Young Rodríguez’s life was taken in a crash during qualifying for the 1962 non-championship race. He was three months shy of turning 21. When the Mexican Grand Prix starts this Sunday afternoon it will be 53 years to the day that Mexico mourned its devastating loss.


Photo: Porsche

“I wasn’t there,” says Ramírez. “I actually couldn’t afford to go back for the race to my home city, and I had to stay where I was living, in Modena. I remember he was trying to get a proper solution with Ferrari for 1963, and if he didn’t then he would have driven for Rob Walker who was on the lookout for someone to try and fill Stirling’s shoes. I would have worked with him whichever way it went.

Over half a century on and Ramírez will remember his friend on November 1, at the very location which extinguished so much potential, so much hope for the next decade and beyond. Now Mexico has a new young star, one that could follow up on the promise shown so far in 2015.

“I think Sergio [Pérez] can have a strong race,” Ramírez opines. “The track has a very long straight, so I think with the Mercedes engine being so good, he will be quick. Sergio has not raced in Mexico for many years. The extra adrenaline he will get will be substantial and if he uses it well it could be fantastic. It is easy to say you can treat the pressure like any other race, but it isn’t any other race is it. I remember being in Brazil when Ayrton was racing and he was the top guy. Everyone wanted a piece of him. It was intense and sometimes it showed even to him.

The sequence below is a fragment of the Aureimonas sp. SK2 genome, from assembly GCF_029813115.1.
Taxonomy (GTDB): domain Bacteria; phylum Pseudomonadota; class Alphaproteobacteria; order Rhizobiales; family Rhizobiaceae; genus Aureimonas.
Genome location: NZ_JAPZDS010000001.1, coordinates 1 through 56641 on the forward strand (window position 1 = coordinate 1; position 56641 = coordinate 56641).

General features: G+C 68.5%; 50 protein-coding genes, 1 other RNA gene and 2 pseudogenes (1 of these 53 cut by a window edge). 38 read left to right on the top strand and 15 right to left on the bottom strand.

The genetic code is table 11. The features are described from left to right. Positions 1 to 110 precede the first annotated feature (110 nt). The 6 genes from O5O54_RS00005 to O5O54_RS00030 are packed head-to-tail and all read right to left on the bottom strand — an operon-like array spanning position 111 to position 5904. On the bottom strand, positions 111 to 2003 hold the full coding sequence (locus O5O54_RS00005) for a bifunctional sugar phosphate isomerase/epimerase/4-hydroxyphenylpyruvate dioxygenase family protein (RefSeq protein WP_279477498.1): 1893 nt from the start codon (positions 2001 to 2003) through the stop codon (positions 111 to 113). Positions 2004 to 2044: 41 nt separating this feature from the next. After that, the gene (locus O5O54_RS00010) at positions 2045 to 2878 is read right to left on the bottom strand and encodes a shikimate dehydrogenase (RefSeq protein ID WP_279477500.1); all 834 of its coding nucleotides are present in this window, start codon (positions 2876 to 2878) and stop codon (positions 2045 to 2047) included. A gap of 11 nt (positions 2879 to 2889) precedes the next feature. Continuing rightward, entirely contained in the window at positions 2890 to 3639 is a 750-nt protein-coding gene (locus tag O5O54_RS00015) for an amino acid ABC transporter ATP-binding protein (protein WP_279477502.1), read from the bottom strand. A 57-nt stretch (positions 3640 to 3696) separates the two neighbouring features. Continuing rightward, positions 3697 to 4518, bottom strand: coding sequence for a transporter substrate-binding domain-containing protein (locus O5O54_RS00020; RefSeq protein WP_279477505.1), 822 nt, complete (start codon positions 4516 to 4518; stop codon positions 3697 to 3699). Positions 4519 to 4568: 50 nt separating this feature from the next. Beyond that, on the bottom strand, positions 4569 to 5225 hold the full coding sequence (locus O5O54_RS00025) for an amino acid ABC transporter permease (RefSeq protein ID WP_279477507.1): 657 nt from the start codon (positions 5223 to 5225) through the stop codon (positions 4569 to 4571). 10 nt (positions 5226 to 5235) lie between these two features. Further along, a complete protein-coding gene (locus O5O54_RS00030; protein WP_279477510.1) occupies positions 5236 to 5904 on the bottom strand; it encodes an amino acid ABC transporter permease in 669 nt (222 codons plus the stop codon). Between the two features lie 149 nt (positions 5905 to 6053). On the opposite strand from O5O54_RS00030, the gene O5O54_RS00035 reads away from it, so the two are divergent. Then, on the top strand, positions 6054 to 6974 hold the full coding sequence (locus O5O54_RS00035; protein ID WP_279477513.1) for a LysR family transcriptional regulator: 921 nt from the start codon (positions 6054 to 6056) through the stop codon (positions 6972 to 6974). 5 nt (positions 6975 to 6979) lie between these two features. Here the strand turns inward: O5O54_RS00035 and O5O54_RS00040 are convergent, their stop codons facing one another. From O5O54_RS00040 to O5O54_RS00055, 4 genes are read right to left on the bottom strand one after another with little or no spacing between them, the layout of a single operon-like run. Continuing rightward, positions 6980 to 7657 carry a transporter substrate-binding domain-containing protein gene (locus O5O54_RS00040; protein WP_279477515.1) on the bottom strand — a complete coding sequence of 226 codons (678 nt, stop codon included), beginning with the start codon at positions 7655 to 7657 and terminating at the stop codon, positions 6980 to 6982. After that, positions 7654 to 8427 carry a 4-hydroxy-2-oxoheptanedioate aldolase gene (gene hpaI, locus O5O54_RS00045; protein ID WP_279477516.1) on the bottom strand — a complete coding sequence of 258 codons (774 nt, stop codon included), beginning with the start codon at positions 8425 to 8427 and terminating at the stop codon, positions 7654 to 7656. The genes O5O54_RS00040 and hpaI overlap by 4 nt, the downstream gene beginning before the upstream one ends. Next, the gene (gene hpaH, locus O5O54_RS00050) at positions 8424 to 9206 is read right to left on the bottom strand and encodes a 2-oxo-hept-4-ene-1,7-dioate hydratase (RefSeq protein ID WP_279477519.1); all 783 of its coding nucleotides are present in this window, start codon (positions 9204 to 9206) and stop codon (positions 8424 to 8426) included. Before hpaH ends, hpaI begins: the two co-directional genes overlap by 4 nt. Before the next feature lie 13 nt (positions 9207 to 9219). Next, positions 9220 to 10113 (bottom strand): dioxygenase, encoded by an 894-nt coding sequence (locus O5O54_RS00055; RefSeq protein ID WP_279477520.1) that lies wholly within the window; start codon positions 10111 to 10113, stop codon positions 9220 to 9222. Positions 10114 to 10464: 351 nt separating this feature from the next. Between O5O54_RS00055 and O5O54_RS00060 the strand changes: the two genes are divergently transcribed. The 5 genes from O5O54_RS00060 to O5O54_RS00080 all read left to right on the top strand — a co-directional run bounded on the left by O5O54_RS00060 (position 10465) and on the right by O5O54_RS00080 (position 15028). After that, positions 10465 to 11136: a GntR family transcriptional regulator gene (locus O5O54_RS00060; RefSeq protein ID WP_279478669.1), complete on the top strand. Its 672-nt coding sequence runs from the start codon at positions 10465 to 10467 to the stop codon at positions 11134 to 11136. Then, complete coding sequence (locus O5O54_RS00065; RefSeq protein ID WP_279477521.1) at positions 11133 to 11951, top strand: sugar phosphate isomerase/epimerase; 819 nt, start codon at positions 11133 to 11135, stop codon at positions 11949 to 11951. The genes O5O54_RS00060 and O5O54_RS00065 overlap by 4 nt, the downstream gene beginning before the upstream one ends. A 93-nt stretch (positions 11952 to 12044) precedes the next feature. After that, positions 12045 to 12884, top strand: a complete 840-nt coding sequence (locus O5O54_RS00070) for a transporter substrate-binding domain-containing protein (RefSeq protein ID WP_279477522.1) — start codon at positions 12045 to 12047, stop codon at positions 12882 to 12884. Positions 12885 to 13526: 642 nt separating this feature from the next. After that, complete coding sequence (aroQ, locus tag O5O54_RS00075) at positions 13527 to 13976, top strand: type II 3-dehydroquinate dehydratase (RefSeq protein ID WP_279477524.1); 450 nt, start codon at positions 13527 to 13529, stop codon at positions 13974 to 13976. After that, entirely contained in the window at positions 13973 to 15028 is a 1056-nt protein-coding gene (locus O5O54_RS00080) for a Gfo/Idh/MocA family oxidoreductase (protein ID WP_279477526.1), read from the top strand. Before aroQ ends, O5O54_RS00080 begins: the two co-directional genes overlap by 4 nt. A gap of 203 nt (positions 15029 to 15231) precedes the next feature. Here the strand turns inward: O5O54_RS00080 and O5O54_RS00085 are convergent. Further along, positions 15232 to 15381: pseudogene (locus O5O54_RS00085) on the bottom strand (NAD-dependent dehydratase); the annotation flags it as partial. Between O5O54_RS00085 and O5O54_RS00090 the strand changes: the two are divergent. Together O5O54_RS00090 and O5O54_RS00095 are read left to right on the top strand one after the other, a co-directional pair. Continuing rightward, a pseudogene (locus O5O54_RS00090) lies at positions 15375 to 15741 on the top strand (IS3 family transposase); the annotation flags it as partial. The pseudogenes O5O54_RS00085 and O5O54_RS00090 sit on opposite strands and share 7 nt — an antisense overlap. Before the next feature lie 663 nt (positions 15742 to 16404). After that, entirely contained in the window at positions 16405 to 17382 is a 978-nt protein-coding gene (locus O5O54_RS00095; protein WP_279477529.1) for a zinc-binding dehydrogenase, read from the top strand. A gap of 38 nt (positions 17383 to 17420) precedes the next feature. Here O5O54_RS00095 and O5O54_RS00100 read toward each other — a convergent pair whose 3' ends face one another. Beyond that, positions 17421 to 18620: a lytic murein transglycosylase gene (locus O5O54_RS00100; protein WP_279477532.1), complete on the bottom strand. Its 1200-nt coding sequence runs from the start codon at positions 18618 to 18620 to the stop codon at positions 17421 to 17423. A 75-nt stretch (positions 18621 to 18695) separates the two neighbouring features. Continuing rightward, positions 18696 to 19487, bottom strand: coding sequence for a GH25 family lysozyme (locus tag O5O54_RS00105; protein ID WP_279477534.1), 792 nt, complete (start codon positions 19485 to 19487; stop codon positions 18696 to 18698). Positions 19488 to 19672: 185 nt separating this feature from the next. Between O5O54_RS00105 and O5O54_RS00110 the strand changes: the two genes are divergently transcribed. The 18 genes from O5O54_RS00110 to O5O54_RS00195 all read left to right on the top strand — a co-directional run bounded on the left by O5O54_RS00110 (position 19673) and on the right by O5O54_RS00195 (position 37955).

“It is still the early days of Sergio’s career. I think he has measured his aggression well and he is improving every year, so let’s hope we see that continue as it would be fantastic if he could get another big result at his home race.”

Pérez will race on a track that has been much modified since the fearsome Peraltada hosted the magical 1990 Mansell ‘red mist’ overtake on a startled Gerhard Berger, to some truly terrifying shunts suffered by the likes of Derek Warwick and Philippe Alliot, both in 1988, and even Ayrton Senna in 1991. The bumps were no respecter of reputation, the tyre walls even less so.

“The track itself was built on a lake and actually the track used to move slightly because of this, so you had the famous bumpy track,” remembers Ramírez. “I recall that they were so bad in the ‘80s and ‘90s that the drivers could not actually focus and very often they either braked too early because they couldn’t actually see clearly, or too late and they would go off.

“Now they have different asphalt that has three different cuts of a much more modern and special surface material to make it harder, so that there will not be so many undulations. On the other hand I think that some of the best drivers like a bit of rough surface, they don’t like a billiard table to race on all the time. I remember that Ayrton would follow rivals and study where and in which area the car in front was reacting compared to his car. He used to talk about that in great detail sometimes.”

Ramírez will attend the grand prix this weekend and when he enters the circuit the memories will be too strong to hold back.

“You know, I went back to the track recently for the official opening,” he says. “So much has changed, it is a totally different place from when I first went there.

“So much has happened at this place. Bad things, good things, unforgettable things. I hope that the positive ones will continue because for Mexico and Mexican motor sport having a grand prix can only help the new Ricardos, Pedros and Sergios to come up and continue our nations racing legacy.”